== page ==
All three of this haunted trio are excellent in their roles, with Kitsch, who has been in a number of bad action movies, the biggest surprise. He underplays here just right. While Vaughn’s Ray has some depth to him – he’s as messed up as the rest of them, with an alcoholic father who locked him in the basement while he drank – he doesn’t quite have the chops of the other three. Still, Vaughn's a convincing brooder and does not embarrass himself in a rare heavy-dramatic role.

A character of sorts, at least potentially, is the city of Vinci, an industrial sweatshop of a burgh with fewer than 100 inhabitants, a casino, and a host of slithering public officials. You sort of wonder what David Simon of “The Wire” could do to with this.

Season two’s premise flows a bit easier when you’re watching it, but there’s a lot of explication and backstory to the first couple episodes, especially. Are there intellectual stakes, as there were with the opening season? Is there a larger critique of excessive wealth, or irresponsible parenting, or something, running behind all this? So far, it's hard to tell.

Maybe to those who live in the Louisiana bayou, or who have read all of James Lee Burke’s Southern-noir novels, found the setting of the opening season all too familiar. But for most of us, it was distinctive, freshly weird and beautifully photographed, with its humid air and deep greens.

And while Southern California is a complex and fascinating place in its own right, and much of its culture and geography has not been mined for film and television, I seem to vaguely remember that there have been at least a few cop shows and noir films shot in the vicinity. Pizzolatto and company do their best to avoid the most egregious clichés of the glamorous L.A., and they capture the region’s weird industrial underbelly (based vaguely on the notoriously scandal-plagued city of Bell) and the ugly beauty of the parched landscape and otherworldly freeways (we see a lot of them, often from overhead). But this still seems like well-trod ground.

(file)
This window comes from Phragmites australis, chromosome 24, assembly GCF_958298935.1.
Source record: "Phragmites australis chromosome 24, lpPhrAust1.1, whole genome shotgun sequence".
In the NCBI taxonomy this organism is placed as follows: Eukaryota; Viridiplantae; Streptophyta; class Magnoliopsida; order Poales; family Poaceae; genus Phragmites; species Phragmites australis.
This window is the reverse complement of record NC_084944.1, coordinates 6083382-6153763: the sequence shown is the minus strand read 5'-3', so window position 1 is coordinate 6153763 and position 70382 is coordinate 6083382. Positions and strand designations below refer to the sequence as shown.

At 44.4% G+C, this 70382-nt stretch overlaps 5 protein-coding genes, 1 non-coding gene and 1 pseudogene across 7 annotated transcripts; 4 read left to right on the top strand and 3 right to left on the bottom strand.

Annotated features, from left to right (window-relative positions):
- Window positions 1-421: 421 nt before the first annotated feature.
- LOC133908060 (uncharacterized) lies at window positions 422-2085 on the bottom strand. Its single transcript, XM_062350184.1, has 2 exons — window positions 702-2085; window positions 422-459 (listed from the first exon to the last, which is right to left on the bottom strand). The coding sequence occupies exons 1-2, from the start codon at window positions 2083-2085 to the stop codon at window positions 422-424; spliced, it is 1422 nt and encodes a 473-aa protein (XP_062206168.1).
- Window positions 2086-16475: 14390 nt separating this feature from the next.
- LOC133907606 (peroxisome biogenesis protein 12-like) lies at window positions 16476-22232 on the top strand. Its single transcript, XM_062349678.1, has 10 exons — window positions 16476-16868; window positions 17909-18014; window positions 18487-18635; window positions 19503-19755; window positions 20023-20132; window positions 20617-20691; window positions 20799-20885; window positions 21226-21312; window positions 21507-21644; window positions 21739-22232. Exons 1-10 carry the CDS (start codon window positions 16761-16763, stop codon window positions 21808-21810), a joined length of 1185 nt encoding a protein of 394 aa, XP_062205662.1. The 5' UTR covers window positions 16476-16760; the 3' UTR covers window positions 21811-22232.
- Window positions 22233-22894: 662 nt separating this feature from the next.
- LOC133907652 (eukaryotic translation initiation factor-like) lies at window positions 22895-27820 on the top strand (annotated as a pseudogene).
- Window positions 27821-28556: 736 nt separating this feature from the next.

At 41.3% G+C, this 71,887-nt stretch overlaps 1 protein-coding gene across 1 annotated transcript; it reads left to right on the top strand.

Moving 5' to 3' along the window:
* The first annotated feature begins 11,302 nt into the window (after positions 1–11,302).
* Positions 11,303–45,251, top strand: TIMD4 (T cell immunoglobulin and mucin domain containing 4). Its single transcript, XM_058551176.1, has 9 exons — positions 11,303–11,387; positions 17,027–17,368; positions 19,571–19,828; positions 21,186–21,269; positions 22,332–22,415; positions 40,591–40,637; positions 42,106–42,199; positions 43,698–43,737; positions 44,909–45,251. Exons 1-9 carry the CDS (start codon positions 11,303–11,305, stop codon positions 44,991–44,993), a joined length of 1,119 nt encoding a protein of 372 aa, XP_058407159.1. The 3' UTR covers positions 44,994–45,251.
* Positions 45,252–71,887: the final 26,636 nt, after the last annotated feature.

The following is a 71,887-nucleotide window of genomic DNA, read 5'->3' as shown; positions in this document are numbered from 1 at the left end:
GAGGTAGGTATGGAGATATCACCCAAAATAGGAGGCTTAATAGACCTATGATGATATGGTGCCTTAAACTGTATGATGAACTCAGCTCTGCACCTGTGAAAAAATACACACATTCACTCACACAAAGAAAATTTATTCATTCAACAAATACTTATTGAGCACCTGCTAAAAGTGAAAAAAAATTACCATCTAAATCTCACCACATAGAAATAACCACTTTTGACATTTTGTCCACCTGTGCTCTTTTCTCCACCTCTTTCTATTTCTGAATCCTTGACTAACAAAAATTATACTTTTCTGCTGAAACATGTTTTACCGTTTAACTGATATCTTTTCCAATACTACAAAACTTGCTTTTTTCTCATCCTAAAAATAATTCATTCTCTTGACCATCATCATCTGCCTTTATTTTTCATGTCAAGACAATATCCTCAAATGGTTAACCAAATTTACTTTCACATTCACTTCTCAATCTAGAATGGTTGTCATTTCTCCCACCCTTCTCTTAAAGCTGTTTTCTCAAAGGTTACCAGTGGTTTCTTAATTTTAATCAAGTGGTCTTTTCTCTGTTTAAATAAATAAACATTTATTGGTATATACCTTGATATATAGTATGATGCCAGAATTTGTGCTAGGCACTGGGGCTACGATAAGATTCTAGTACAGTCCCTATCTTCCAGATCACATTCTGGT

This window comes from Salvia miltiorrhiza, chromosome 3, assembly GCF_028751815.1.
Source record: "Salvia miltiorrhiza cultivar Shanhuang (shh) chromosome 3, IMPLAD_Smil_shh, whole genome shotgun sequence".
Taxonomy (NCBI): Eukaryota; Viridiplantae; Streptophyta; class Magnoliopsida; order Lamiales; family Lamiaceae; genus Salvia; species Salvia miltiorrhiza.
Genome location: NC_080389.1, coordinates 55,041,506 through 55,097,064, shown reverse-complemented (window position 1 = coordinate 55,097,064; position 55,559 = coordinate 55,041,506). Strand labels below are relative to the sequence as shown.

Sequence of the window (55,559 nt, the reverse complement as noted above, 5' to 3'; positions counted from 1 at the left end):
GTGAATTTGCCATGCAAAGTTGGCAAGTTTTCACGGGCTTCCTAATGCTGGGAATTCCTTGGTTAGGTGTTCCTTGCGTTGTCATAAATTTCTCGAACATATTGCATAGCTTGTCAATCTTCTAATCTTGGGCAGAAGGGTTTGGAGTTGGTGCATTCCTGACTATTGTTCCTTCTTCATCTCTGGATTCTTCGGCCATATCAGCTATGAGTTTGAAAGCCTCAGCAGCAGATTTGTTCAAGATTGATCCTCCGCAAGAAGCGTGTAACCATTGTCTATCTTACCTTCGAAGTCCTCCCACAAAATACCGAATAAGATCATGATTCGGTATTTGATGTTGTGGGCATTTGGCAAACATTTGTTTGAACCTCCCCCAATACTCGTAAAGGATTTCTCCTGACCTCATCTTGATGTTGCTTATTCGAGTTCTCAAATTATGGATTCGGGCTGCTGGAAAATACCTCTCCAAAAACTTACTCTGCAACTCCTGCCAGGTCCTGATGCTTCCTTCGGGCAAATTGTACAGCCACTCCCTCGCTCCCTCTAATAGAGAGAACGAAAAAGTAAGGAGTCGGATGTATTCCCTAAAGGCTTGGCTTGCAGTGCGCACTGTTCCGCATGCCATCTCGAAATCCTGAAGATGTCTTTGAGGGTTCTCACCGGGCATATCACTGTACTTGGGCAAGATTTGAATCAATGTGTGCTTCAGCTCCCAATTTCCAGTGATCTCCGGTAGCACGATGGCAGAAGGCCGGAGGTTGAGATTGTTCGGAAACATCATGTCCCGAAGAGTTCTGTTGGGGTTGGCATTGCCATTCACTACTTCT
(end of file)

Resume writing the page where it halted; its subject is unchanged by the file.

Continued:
While the Louisiana season often echoed novels and short stories (Pizzolatto’s roots), this one riffs on TV and movies: “The Rockford Files,” “Chinatown,” various cop shows including “CHiPs” and “Hill Street Blues,” and especially the work of David Lynch, including but not limited to “Mulholland Drive.” (There also may be a hint of Thomas Pynchon’s peerless Southern California novel, “The Crying of Lot 49,” whose plot flows from the death of a real estate mogul and whose bizarre communication system parallels what Pizzolatto has called "the secret occult history of the United States transportation system.") In any case, so many movies and TV shows have been set or shot in greater L.A. that it would be impossible for this to feel like the kind of revelation that made up the debut season.

Is it fair to compare season two to season one – to hold it against the show that its opening eight episodes were some of the most convincingly literary, well acted and just overall head-spinning television ever made? Probably not, but if you call both “True Detective,” it’s hard not to expect us to look at each against the shadow of the other.

By season two's third episode, the data-dump of plot and subplot has slowed a bit, and the characters begin to deepen. This is high-quality television for sure, with some top-notch performances. It may, in the end, leave us pining for the bayou. But with five episodes to go after this initial set-up, it feels like anything could happen. And I want to be along for this rough ride.

Scott Timberg

Scott Timberg is a former staff writer for Salon, focusing on culture. A longtime arts reporter in Los Angeles who has contributed to the New York Times, he runs the blog Culture Crash. He's the author of the book, "Culture Crash: The Killing of the Creative Class."